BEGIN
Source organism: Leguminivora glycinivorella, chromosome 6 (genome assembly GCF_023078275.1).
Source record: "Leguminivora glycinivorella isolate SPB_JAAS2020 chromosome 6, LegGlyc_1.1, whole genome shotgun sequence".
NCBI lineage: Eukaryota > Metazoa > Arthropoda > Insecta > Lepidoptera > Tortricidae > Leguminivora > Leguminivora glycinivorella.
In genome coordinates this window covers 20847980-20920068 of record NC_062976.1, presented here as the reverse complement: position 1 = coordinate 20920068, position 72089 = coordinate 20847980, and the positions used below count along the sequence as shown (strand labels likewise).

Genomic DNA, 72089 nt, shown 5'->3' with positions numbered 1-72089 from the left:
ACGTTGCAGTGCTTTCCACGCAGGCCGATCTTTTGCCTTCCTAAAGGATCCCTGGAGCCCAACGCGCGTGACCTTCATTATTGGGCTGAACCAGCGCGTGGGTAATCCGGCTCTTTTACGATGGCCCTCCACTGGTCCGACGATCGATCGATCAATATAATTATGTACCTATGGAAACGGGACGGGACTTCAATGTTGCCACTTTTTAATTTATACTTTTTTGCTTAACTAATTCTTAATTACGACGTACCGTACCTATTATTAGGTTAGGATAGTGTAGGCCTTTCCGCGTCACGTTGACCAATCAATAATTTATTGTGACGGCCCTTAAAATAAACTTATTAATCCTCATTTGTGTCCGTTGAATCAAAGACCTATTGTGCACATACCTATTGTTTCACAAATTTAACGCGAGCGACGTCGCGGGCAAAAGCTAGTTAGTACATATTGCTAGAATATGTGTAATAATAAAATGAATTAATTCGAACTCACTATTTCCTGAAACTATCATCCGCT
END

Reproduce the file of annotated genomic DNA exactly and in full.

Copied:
Source organism: Leguminivora glycinivorella, chromosome 6 (genome assembly GCF_023078275.1).
Source record: "Leguminivora glycinivorella isolate SPB_JAAS2020 chromosome 6, LegGlyc_1.1, whole genome shotgun sequence".
NCBI lineage: Eukaryota > Metazoa > Arthropoda > Insecta > Lepidoptera > Tortricidae > Leguminivora > Leguminivora glycinivorella.
In genome coordinates this window covers 20847980-20920068 of record NC_062976.1, presented here as the reverse complement: position 1 = coordinate 20920068, position 72089 = coordinate 20847980, and the positions used below count along the sequence as shown (strand labels likewise).

Genomic DNA, 72089 nt, shown 5'->3' with positions numbered 1-72089 from the left:
ACGTTGCAGTGCTTTCCACGCAGGCCGATCTTTTGCCTTCCTAAAGGATCCCTGGAGCCCAACGCGCGTGACCTTCATTATTGGGCTGAACCAGCGCGTGGGTAATCCGGCTCTTTTACGATGGCCCTCCACTGGTCCGACGATCGATCGATCAATATAATTATGTACCTATGGAAACGGGACGGGACTTCAATGTTGCCACTTTTTAATTTATACTTTTTTGCTTAACTAATTCTTAATTACGACGTACCGTACCTATTATTAGGTTAGGATAGTGTAGGCCTTTCCGCGTCACGTTGACCAATCAATAATTTATTGTGACGGCCCTTAAAATAAACTTATTAATCCTCATTTGTGTCCGTTGAATCAAAGACCTATTGTGCACATACCTATTGTTTCACAAATTTAACGCGAGCGACGTCGCGGGCAAAAGCTAGTTAGTACATATTGCTAGAATATGTGTAATAATAAAATGAATTAATTCGAACTCACTATTTCCTGAAACTATCATCCGCT